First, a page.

Chilean boutique multi-varietal blends

The new wave of interest is Chilean boutique multi-varietal blends which are capturing new attention from U.S. wine trades and wine drinkers alike?


For example, Altaïr Winery’s limited release Sideral 2003 is a blend of Cabernet Sauvignon (84%), merlot (10%), Syrah (4%) and Sangiovese (2%).

Altaïr & Sideral Leads A New Wave of Interest In Chilean Super Premium Wines

Chile’s established wine players, among them, Montes Alpha, Concha y Toro, and Santa Rita continue to be prized among U.S. wine lovers for their astounding combination of quality and value. While these wineries have helped make Chile the third largest source of U.S. wine imports, they have also paved the way for America’s interest in Chile’s new crop of super premium boutique wines.

While Chile is perhaps best known for its single varietal wines – its rich Malbec, hearty pre-phylloxera Carmenère as well its award-winning Cabernet Sauvignon, Merlot and Syrah, a new wave of interest in boutique multi-varietal blends are capturing new interest from U.S. wine trades and wine drinkers alike.

Riding the crest of this new interest in Chilean super premium wines is Altaïr Vineyards & Winery, a joint venture between Laurent Dassault, of Saint-Émilion’s Grand Cru Classé Château Dassault, and Guillermo Luksic of Viña San Pedro, Chile’s second-largest winery. A boutique project in every sense of the word, the winery only releases two wines each year, Altaïr and Sideral.


To craft the ultimate Chilean Grand Cru, Dassault and Luksic engaged noted Bordeaux oenologist Pascal Chatonnet and Chilean oenologist Ana-María Cumsille to bring the best of their two worlds together. Altaïr Winery’s limited release Sideral 2003, a blend of Cabernet Sauvignon (84%), merlot (10%), Syrah (4%) and Sangiovese (2%) is their latest effort.


Located approximately 60 miles south of Santiago in the Alto Cachapoal Valley, in the foothills of the Andes Mountains, the winery combines traditional French technique and equipment with a modern gravity flow process. Perfectionist winemaker Anna Maria Cumsille has experience across the globe, with a resume that includes stages at Bordeaux’s Chateau Margaux and Chateau La Louviere.


Sideral, which was a featured wine at the January 2009 Winter Fancy Foods Show, will also be showcased at the Third Consular Press Office (CPO) wine tasting/luncheon at Upstairs2 restaurant, owned by the LA Wine House, Los Angeles’ leading wine retailer on Wednesday April 15, 2009 from 11:30 to 2pm.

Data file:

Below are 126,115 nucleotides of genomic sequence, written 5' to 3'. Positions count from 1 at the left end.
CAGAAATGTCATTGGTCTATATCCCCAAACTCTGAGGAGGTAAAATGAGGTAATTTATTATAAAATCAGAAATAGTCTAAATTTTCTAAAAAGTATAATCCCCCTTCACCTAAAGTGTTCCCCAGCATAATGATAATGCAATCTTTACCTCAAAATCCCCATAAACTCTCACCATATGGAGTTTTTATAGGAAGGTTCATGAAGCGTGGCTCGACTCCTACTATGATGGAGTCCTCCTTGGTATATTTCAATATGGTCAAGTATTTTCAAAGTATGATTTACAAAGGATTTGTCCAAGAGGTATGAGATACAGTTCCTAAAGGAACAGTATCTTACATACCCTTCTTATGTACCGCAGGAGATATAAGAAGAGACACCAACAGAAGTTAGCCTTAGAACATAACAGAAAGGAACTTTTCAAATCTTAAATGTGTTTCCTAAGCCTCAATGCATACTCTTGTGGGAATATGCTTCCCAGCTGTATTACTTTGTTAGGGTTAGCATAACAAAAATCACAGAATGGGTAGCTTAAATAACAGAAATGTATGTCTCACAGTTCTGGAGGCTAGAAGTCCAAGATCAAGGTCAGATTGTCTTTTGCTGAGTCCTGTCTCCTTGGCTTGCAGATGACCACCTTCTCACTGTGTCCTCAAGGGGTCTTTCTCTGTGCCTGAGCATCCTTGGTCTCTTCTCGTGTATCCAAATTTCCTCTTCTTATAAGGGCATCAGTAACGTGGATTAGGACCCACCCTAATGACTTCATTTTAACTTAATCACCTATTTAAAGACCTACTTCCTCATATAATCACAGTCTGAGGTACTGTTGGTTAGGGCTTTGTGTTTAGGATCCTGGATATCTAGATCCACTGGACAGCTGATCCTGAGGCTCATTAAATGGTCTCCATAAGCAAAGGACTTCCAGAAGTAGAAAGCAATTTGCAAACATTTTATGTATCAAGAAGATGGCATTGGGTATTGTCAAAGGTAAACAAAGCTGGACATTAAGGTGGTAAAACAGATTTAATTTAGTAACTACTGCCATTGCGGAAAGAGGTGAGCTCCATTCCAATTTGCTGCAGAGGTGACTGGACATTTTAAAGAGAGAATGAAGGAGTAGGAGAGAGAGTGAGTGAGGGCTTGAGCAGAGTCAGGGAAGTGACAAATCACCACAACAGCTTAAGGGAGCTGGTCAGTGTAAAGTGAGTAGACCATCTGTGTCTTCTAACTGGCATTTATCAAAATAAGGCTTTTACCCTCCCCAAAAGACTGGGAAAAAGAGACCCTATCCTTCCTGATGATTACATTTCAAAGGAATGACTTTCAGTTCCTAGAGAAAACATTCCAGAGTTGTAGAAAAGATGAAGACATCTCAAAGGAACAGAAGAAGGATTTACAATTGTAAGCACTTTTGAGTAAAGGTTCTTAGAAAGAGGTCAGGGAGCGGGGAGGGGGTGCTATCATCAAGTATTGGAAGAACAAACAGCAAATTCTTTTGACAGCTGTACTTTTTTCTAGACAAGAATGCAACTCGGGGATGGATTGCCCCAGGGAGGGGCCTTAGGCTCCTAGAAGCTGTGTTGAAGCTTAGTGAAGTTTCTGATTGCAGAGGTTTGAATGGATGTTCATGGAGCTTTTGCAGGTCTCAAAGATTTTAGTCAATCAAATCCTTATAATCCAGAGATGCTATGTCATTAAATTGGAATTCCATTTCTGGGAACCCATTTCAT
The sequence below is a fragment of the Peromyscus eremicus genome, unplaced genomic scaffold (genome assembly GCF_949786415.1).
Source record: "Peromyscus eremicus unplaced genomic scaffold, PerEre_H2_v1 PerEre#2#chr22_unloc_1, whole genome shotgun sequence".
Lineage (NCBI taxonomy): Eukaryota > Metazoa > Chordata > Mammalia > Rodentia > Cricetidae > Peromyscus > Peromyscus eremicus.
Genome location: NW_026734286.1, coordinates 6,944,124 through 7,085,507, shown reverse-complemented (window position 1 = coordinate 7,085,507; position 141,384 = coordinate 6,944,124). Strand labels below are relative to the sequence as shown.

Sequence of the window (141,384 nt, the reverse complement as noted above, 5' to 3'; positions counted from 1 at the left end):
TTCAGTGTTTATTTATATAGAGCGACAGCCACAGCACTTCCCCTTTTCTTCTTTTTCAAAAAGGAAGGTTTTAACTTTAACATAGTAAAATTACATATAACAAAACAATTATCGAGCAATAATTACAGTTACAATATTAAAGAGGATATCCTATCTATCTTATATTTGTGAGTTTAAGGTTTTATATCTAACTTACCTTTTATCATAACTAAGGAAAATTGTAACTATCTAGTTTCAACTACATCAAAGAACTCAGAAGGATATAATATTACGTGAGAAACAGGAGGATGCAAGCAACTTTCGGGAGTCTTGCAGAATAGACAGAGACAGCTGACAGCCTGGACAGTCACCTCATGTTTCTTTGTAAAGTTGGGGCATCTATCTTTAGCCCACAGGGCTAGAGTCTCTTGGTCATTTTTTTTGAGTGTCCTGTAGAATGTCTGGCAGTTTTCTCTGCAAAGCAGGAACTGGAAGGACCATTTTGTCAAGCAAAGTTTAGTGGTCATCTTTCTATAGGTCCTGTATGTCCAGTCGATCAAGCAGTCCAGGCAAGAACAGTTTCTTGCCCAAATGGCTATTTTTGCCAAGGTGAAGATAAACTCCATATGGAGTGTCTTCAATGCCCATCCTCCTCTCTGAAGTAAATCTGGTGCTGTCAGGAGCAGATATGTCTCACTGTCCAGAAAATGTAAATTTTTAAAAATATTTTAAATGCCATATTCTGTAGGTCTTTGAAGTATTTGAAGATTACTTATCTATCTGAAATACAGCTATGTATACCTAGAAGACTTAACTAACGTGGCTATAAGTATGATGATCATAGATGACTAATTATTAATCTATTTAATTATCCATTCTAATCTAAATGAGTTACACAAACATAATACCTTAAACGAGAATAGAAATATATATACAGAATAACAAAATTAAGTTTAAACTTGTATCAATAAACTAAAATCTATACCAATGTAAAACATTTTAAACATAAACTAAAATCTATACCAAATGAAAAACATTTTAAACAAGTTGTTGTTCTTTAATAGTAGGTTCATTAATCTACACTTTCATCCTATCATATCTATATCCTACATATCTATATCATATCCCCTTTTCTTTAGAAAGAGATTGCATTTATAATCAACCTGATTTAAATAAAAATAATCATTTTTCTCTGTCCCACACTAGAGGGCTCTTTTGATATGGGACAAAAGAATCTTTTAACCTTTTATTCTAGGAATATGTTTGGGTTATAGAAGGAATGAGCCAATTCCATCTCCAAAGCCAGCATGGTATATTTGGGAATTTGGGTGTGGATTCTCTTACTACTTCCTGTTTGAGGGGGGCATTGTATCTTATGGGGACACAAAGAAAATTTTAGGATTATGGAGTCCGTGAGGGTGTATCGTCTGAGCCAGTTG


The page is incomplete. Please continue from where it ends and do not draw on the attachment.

Jordan MacKay, Wine writer for Wines and Spirits Magazine, Bonnie Graves, wine writer,, wine consultant and sommelier and Patrick Comiskey, Senior Contributor, Los Angeles Times Food and Wines and Spirits will be there to judge the wines.


For more information please visit


About Chilean Wines

Chile is one of the New World’s oldest wine producers with a history spanning 450 years. In fact, Chilean wine production precedes California’s by more than 200 years and Australia’s by nearly 300 years. Chile is also considered one of the world’s most ecologically-sound places to grow wine, with many of its vineyards organic. Chile’s wine valleys possess just the right mix of soil, sunlight exposure, temperature, and humidity condition to grow grapes yielding premier wines that lead the world in volume, sales and international recognition.


Over the past decade, foreign investors have flocked to Chile, drawn by its optimal climate and soil conditions, the promise of first-rate fruit and its consistently healthy harvest. Among these world class investors who have established operations in Chile are: Bodegas Torres, Chateau Lafite, Chateau Mouton Rothschild, Franciscan Oakville Estate, Grand Marnier, and Kendall-Jackson.


About ProChile

ProChile, the Trade Commission of Chile, is part of the General Directorate of International Economic Affairs of Chile’s Ministry of Foreign Affairs. It is responsible for implementing and enhancing Chile’s trade policy. ProChile’s mission is to provide support to small and medium-sized enterprises, helping to encourage and diversify exports of Chilean products and services by increasing the number of export markets and companies. It does so by providing the necessary tools to aid Chile’s economy in its process of going international. ProChile’s Trade Offices and Agencies are located in over 35 countries, covering 90 percent of the destination markets for Chilean exports. For more information please visit or